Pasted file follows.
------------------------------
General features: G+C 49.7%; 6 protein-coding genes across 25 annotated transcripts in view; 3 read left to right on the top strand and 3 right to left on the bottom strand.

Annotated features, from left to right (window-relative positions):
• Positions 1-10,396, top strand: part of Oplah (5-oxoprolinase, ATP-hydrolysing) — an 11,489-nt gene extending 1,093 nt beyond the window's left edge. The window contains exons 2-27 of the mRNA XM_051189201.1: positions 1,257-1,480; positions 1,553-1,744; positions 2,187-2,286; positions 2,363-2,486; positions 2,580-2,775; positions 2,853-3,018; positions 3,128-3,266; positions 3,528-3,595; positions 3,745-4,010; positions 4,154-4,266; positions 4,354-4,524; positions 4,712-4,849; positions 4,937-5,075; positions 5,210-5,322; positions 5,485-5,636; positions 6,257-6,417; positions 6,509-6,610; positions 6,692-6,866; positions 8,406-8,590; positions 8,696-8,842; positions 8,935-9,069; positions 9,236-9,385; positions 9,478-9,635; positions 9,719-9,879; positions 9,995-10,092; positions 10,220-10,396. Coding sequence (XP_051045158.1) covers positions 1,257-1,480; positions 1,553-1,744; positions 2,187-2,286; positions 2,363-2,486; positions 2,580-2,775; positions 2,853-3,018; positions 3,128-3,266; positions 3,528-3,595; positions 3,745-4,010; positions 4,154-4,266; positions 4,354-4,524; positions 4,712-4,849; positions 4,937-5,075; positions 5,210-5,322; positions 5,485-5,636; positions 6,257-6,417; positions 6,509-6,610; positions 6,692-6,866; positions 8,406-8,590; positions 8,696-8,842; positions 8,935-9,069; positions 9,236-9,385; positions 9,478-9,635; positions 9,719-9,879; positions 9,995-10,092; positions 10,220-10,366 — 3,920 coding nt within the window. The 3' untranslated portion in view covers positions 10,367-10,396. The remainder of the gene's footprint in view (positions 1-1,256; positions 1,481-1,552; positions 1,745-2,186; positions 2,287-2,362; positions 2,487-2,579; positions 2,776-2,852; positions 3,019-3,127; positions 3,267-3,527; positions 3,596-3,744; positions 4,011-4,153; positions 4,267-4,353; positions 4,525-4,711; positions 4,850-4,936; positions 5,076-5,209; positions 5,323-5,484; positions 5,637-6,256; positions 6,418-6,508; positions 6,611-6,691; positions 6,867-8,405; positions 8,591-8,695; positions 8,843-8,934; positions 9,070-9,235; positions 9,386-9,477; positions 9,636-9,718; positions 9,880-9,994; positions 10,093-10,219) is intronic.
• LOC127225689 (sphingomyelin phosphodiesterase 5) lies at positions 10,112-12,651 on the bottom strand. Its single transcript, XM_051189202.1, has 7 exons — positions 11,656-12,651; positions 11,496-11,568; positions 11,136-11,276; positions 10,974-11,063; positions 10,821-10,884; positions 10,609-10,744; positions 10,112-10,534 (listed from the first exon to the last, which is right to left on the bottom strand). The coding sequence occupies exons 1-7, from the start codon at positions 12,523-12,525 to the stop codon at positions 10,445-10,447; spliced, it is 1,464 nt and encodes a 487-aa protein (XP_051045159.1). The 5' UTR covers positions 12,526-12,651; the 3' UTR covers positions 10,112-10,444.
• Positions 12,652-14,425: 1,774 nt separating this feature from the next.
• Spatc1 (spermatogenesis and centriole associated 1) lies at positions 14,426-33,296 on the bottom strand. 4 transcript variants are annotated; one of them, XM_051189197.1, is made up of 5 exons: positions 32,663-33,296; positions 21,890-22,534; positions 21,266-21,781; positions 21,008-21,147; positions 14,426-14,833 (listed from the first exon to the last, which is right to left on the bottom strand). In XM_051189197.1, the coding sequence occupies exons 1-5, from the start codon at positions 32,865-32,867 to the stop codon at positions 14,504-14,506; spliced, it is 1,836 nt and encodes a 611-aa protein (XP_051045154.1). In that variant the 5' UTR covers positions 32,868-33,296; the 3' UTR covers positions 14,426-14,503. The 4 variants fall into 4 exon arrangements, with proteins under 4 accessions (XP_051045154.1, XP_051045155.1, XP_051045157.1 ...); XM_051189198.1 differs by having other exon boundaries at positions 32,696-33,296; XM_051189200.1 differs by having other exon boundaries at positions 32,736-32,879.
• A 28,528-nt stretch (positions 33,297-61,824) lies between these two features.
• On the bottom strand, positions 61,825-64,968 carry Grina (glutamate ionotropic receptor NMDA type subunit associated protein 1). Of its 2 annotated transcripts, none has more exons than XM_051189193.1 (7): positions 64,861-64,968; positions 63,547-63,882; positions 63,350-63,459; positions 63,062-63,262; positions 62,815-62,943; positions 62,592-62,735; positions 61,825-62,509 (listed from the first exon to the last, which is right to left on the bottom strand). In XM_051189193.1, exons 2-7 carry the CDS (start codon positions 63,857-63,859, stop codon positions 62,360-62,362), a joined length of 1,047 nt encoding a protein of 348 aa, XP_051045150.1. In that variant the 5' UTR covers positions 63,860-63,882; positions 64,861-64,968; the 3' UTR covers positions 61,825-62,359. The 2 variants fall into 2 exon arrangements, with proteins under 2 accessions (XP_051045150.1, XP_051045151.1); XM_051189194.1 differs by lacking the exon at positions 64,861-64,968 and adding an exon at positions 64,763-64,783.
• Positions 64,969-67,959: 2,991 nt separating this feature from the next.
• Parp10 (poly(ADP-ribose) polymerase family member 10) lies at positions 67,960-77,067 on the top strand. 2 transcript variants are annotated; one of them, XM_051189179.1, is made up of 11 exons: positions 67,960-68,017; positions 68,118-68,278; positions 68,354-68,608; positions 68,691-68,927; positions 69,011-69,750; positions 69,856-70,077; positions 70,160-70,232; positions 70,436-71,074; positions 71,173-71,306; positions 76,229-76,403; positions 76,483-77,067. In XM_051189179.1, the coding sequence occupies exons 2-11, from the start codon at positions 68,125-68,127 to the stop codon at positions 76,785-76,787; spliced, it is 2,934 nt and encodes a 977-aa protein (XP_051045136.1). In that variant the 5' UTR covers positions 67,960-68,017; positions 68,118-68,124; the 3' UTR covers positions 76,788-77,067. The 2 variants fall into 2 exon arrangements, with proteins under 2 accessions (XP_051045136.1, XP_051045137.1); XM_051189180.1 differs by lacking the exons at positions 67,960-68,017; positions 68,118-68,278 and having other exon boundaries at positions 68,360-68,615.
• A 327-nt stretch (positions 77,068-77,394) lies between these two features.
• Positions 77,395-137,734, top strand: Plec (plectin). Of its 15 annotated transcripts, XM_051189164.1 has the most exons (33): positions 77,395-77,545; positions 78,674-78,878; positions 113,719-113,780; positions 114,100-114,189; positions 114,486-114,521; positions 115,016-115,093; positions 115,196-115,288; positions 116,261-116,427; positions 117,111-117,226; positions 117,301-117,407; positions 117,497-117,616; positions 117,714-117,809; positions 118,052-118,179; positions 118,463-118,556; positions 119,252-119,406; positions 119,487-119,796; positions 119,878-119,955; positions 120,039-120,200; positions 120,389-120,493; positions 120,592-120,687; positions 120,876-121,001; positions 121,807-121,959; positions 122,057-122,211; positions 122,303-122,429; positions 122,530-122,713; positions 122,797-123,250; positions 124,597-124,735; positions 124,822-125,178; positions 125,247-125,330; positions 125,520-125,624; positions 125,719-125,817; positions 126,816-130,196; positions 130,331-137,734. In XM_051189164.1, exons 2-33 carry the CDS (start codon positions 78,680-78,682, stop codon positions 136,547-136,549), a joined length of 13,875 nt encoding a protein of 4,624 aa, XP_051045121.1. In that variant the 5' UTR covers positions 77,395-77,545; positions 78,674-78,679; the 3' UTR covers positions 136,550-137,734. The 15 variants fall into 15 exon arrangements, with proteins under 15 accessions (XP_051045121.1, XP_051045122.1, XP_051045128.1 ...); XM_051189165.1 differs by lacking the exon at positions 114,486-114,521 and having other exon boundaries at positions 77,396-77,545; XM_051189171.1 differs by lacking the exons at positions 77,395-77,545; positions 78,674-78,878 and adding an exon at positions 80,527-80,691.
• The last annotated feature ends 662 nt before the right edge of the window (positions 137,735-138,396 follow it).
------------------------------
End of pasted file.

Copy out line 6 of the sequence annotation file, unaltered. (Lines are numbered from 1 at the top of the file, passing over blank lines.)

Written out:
• Spatc1 (spermatogenesis and centriole associated 1) lies at positions 14,426-33,296 on the bottom strand. 4 transcript variants are annotated; one of them, XM_051189197.1, is made up of 5 exons: positions 32,663-33,296; positions 21,890-22,534; positions 21,266-21,781; positions 21,008-21,147; positions 14,426-14,833 (listed from the first exon to the last, which is right to left on the bottom strand). In XM_051189197.1, the coding sequence occupies exons 1-5, from the start codon at positions 32,865-32,867 to the stop codon at positions 14,504-14,506; spliced, it is 1,836 nt and encodes a 611-aa protein (XP_051045154.1). In that variant the 5' UTR covers positions 32,868-33,296; the 3' UTR covers positions 14,426-14,503. The 4 variants fall into 4 exon arrangements, with proteins under 4 accessions (XP_051045154.1, XP_051045155.1, XP_051045157.1 ...); XM_051189198.1 differs by having other exon boundaries at positions 32,696-33,296; XM_051189200.1 differs by having other exon boundaries at positions 32,736-32,879.